Susan says: The card game Gloom turns typical game mechanics on its ear by making failure the only way to win. Each player adopts one of the game's charmingly unusual families, then does their best to make the members of that family as miserable as possible before killing them. Besetting your family with all manner of woes - while playing happy events on your opponents - is fun enough by itself, but the real joy of Gloom comes from players working together to create a story that manages to stitch the various elements together. Actually winning the game becomes secondary to telling a good - and usually hilarious - story. Cthulhu Gloom keeps the game's mechanics and adds a Lovecraftian twist by sprinkling Elder gods and magical tomes amongst the unfortunate happenings with which you can assault your family members.
Adventurer Conquer King System
Justin says: Adventurer Conquer King at its core is much like many of the tabletop roleplaying games you know and love. You'll gather around a table with character sheets and pencils in hand. You'll even roll dice, praying for 20s and bemoaning the 1s, but what primarily sets ACKS apart from other similar games like say Dungeon and Dragons is that it expands character levels beyond just sequential statistical improvement. You follow your characters from the dredges of dungeon crawling, their rise as heroes and finally cementing themselves as leaders and rulers connected to a setting beyond simple for-hire pest extermination or maguffin retrievers. You'll most enjoy ACKS if you're the kind of player or DM that likes their settings to feel like living breathing worlds beyond just the characters line of sight. Want to know how many ships are available for sale in a medium sized town and how long it would take to gather a pirate crew? ACKS has an answer for it.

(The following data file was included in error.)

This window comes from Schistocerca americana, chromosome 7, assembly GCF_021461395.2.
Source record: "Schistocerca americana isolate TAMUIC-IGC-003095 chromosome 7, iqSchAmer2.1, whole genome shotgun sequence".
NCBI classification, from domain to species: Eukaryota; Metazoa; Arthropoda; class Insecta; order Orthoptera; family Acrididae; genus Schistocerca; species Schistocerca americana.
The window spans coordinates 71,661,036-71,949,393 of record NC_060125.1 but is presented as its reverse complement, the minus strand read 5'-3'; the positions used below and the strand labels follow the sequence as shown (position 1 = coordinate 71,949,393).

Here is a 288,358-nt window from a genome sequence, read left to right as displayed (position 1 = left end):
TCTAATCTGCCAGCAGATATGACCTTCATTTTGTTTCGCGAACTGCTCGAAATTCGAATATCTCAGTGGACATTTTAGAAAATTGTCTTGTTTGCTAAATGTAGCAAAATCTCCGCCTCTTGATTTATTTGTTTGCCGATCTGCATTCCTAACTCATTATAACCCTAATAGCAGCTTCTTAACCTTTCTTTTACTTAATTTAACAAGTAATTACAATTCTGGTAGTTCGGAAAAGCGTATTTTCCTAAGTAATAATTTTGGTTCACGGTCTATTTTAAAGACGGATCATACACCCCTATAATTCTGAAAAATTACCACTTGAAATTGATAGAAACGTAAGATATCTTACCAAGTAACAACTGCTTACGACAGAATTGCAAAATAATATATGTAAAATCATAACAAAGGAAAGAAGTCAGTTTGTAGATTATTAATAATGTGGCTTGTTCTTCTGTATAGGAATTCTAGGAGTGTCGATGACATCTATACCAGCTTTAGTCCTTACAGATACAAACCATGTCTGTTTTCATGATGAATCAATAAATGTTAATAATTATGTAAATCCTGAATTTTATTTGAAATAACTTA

Disclaimer: Adventurer Conqueror King was created in part by Escapist publisher and co-founder Alexander Macris, who also heads the ACKS publishing company, Autarch.
Sentinels of the Multiverse
Paul Says: Want to form your own Justice League or Avengers team, but noticed that you and your friends are kind of lacking in crime-fighting prowess, high-tech power armor or the ability to shoot lasers out of their eyes? Then you need to pick up Sentinels of the Mulitverse, a cooperative card game by Greater Than Games. In Sentinels, 3 to 5 players control a super hero team as they take on a devious super-villain out for world domination. The game features 10 heroes, each with their own unique abilities, 4 different environments decks where their fight against evil takes place and 4 villains introducing a variety of challenges and minions for players to defeat. There's tons of replay value, as no two games play the same and players have plenty of opportunity to switch up their tactics with the different heroes.
Ascension: Chronicle of the Godslayer